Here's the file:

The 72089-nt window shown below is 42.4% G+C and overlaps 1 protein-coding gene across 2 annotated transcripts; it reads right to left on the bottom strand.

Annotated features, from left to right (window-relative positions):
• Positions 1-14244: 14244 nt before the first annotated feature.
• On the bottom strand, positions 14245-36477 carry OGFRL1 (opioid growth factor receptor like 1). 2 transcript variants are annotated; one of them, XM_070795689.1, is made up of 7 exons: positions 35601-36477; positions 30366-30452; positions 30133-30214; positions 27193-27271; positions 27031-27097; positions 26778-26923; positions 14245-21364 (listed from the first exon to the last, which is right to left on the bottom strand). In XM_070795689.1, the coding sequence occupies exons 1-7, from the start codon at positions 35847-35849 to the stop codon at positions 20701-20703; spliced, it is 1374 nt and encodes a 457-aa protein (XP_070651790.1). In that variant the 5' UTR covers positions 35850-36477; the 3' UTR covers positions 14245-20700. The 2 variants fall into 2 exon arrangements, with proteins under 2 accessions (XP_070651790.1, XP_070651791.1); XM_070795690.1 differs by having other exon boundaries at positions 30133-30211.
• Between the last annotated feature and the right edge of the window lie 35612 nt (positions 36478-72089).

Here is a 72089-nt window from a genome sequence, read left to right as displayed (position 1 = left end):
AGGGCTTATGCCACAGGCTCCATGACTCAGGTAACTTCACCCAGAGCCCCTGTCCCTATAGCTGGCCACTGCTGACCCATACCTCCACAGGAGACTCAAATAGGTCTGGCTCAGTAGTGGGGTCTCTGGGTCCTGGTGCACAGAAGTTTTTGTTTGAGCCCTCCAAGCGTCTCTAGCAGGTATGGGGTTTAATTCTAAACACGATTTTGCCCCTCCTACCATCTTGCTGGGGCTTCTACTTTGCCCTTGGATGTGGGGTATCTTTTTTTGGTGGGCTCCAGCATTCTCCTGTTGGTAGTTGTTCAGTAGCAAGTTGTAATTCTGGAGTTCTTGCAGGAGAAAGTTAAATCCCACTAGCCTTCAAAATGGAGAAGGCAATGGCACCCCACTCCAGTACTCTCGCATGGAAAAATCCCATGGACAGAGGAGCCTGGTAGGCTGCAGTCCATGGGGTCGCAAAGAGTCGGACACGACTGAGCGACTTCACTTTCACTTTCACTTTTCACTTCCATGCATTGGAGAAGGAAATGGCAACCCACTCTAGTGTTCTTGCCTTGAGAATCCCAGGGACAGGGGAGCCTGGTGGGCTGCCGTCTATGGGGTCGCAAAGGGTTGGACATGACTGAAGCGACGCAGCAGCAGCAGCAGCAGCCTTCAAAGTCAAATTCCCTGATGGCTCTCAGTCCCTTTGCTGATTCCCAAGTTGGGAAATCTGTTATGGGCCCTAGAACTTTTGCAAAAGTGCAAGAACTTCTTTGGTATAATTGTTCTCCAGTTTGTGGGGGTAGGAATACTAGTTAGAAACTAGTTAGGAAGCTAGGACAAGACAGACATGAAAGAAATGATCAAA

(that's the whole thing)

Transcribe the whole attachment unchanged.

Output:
The 72089-nt window shown below is 42.4% G+C and overlaps 1 protein-coding gene across 2 annotated transcripts; it reads right to left on the bottom strand.

Annotated features, from left to right (window-relative positions):
• Positions 1-14244: 14244 nt before the first annotated feature.
• On the bottom strand, positions 14245-36477 carry OGFRL1 (opioid growth factor receptor like 1). 2 transcript variants are annotated; one of them, XM_070795689.1, is made up of 7 exons: positions 35601-36477; positions 30366-30452; positions 30133-30214; positions 27193-27271; positions 27031-27097; positions 26778-26923; positions 14245-21364 (listed from the first exon to the last, which is right to left on the bottom strand). In XM_070795689.1, the coding sequence occupies exons 1-7, from the start codon at positions 35847-35849 to the stop codon at positions 20701-20703; spliced, it is 1374 nt and encodes a 457-aa protein (XP_070651790.1). In that variant the 5' UTR covers positions 35850-36477; the 3' UTR covers positions 14245-20700. The 2 variants fall into 2 exon arrangements, with proteins under 2 accessions (XP_070651790.1, XP_070651791.1); XM_070795690.1 differs by having other exon boundaries at positions 30133-30211.
• Between the last annotated feature and the right edge of the window lie 35612 nt (positions 36478-72089).

Here is a 72089-nt window from a genome sequence, read left to right as displayed (position 1 = left end):
AGGGCTTATGCCACAGGCTCCATGACTCAGGTAACTTCACCCAGAGCCCCTGTCCCTATAGCTGGCCACTGCTGACCCATACCTCCACAGGAGACTCAAATAGGTCTGGCTCAGTAGTGGGGTCTCTGGGTCCTGGTGCACAGAAGTTTTTGTTTGAGCCCTCCAAGCGTCTCTAGCAGGTATGGGGTTTAATTCTAAACACGATTTTGCCCCTCCTACCATCTTGCTGGGGCTTCTACTTTGCCCTTGGATGTGGGGTATCTTTTTTTGGTGGGCTCCAGCATTCTCCTGTTGGTAGTTGTTCAGTAGCAAGTTGTAATTCTGGAGTTCTTGCAGGAGAAAGTTAAATCCCACTAGCCTTCAAAATGGAGAAGGCAATGGCACCCCACTCCAGTACTCTCGCATGGAAAAATCCCATGGACAGAGGAGCCTGGTAGGCTGCAGTCCATGGGGTCGCAAAGAGTCGGACACGACTGAGCGACTTCACTTTCACTTTCACTTTTCACTTCCATGCATTGGAGAAGGAAATGGCAACCCACTCTAGTGTTCTTGCCTTGAGAATCCCAGGGACAGGGGAGCCTGGTGGGCTGCCGTCTATGGGGTCGCAAAGGGTTGGACATGACTGAAGCGACGCAGCAGCAGCAGCAGCAGCCTTCAAAGTCAAATTCCCTGATGGCTCTCAGTCCCTTTGCTGATTCCCAAGTTGGGAAATCTGTTATGGGCCCTAGAACTTTTGCAAAAGTGCAAGAACTTCTTTGGTATAATTGTTCTCCAGTTTGTGGGGGTAGGAATACTAGTTAGAAACTAGTTAGGAAGCTAGGACAAGACAGACATGAAAGAAATGATCAAA